So, what do I want out of my next laptop and what must it include?
BenQ V2420H LED monitor
This slim, LED-backlit LCD monitor from BenQ is stylish but requires tweaking for best colour performance
- Super-thin and exceedingly stylish, low energy consumption
- Dynamic contrast is imperfect, poor static black levels, slight green colour bias in default settings
BenQ's super-thin V2420H LED monitor has lower power consumption and higher contrast levels than a regular CCFL-backlit LCD monitor. Combined with its sleek and stylish design, it is a well-rounded product. Picture quality is merely good rather than great. However, if style is important to you the BenQ V2420H delivers it in spades.
Price$ 479.00 (AUD)
The BenQ V2420H is a 24in, LED-backlit LCD monitor that has a super-thin chassis. At only 15mm thick it is much slimmer than a conventional, CCFL-backlit LCD monitor. LED lighting also means the BenQ V2420H delivers better contrast than a regular monitor, with a claimed 10,000,000:1 dynamic contrast ratio. The screen's simple glossy bezel makes it look very stylish, and the round base is attractive without taking up too much desk space.
The BenQ V2420H has a 24in diagonal panel with a 1920x1080 Full HD resolution. A 1000:1 static contrast ratio is on par with other LED monitors on the market like the BenQ V2400 Eco, as is the 5ms grey-to-grey response time. The rear of the monitor houses DVI, VGA and HDMI 1.3 connectors, as well as a DC power port for connecting the monitor's external power brick. Having an external power brick helps keep the BenQ V2420H's chassis thin, but you'll need to find somewhere near your power point to place it. The power brick gets reasonably warm while the monitor is on.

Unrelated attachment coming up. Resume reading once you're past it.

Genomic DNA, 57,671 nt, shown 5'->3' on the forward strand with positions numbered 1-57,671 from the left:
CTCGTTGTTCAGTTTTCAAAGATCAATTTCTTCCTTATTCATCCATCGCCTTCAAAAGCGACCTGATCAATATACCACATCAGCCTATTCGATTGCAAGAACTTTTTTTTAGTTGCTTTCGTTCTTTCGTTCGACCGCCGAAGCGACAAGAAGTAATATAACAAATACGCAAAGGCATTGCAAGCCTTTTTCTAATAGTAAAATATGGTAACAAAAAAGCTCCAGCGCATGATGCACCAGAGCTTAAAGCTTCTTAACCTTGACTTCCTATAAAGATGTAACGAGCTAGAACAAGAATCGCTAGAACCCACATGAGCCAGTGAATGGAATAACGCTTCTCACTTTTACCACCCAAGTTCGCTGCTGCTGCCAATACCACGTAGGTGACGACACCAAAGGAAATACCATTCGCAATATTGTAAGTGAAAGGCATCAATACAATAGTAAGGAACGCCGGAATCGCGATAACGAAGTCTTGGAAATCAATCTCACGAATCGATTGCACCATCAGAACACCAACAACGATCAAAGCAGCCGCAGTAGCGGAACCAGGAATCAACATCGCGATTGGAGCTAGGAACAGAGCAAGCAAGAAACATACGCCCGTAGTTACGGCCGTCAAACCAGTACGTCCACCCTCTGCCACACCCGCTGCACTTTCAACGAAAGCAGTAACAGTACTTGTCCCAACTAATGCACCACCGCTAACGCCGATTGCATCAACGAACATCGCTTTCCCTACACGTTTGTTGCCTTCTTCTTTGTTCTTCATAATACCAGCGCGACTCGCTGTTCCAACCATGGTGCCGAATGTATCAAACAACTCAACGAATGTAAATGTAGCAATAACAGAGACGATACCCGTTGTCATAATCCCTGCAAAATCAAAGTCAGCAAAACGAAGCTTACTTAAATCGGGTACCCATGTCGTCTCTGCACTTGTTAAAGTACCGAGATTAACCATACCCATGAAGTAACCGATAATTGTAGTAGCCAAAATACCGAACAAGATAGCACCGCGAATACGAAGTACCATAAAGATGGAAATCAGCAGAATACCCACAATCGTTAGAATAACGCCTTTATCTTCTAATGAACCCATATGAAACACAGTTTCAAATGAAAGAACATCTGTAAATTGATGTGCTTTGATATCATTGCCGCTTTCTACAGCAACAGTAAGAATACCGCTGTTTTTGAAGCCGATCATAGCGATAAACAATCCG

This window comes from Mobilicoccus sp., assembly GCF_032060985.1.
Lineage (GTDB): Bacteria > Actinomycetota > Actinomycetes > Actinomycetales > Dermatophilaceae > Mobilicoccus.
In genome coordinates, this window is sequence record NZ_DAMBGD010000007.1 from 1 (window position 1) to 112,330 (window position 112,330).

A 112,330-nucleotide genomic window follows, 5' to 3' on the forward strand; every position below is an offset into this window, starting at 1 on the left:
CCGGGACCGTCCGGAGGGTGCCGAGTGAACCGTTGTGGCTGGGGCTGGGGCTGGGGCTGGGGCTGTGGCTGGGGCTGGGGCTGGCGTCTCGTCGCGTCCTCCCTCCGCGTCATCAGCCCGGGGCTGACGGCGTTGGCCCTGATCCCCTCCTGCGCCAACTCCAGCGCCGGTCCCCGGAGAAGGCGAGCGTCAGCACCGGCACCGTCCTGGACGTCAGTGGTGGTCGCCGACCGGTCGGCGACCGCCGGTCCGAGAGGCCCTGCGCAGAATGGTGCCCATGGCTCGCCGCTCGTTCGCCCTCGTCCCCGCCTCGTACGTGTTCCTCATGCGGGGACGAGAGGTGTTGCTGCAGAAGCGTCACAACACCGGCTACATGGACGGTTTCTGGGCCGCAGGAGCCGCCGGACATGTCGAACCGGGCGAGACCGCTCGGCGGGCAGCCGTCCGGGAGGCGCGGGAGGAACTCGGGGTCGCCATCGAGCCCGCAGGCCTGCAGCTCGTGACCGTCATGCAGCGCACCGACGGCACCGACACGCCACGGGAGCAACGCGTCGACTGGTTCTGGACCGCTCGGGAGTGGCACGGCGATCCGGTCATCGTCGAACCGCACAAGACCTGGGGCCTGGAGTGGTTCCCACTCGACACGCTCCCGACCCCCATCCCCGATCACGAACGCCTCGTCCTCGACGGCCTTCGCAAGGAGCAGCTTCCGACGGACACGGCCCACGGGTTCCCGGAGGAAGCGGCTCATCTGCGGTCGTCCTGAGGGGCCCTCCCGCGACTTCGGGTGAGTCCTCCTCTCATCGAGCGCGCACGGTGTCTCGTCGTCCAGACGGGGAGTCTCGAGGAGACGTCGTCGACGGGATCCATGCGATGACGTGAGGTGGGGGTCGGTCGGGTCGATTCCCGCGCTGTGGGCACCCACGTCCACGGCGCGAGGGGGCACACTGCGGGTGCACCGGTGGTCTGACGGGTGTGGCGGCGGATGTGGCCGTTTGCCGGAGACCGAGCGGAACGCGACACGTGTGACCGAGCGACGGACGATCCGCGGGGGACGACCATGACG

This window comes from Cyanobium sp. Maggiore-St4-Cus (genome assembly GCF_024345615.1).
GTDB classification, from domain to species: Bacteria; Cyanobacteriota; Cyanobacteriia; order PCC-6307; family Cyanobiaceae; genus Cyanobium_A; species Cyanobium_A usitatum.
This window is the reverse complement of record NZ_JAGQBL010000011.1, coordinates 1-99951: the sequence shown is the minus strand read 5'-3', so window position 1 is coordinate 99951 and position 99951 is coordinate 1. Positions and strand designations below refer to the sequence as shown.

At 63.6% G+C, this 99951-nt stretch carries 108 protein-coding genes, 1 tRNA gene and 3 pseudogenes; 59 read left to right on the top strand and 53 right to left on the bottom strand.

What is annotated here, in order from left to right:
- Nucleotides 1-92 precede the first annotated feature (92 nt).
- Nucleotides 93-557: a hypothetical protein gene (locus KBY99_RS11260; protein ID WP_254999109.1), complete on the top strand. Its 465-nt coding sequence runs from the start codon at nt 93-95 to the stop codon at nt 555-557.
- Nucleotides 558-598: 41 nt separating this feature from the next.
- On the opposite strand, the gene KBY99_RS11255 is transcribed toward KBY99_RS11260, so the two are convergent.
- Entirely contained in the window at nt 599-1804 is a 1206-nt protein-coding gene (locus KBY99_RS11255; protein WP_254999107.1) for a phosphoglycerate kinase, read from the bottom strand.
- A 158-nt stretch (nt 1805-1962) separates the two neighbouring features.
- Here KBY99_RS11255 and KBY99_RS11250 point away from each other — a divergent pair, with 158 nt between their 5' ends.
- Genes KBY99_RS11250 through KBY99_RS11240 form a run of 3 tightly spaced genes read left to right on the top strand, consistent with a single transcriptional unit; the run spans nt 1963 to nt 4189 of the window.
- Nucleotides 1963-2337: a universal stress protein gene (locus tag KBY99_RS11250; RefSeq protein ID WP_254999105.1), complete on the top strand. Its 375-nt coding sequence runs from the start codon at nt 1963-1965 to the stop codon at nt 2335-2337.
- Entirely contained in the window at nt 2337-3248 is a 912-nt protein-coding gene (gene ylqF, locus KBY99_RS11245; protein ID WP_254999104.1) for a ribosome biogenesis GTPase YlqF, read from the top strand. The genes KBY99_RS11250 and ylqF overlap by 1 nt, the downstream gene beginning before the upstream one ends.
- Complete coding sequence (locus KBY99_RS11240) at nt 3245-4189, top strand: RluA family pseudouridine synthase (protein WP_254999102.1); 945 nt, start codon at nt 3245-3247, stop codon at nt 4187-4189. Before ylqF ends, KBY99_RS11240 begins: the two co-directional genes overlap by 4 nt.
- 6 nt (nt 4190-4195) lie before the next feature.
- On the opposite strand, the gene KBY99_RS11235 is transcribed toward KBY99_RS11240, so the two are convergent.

We connected the BenQ V2420H to a Dell Inspiron Mini 9 netbook via VGA and a Samsung BD-P3600 Blu-ray disc player. Switching between the two inputs is easy using the monitor's bottom-mounted controls. The on-screen interface simple to get to grips with — changing picture settings such as colour temperature, brightness or contrast is quick and the menu's layout is intuitive.
With the BenQ V2420H set to its sRGB picture setting, picture quality is good but not spectacular. While the colours aren't as accurate and evenly biased as the Dell UltraSharp U2410, we found the BenQ V2420H to be adequate for Web browsing and general graphical work. Running through a range of DisplayMate image quality benchmarks we noticed a slight bias towards greens. This can be compensated for through the manual colour controls — after a few minutes of dialling in individual settings for red, green and blue we reached a compromise where pictures looked vibrant without being oversaturated, and no colour bias was evident. Raising the BenQ V2420H's contrast too far resulted in bloom and oversaturation in bright coloured areas of the screen.
A 250cd/m2 brightness rating is nothing special — it is roughly equal with CCFL and LED panels from other manufacturers — but we found it was high enough for general usage. If you use your monitor in a brightly lit environment, such as in direct sunlight, you will need to raise the brightness level to its maximum. We found that unless the BenQ V2420H had its brightness below half, black levels were poor and tended towards grey.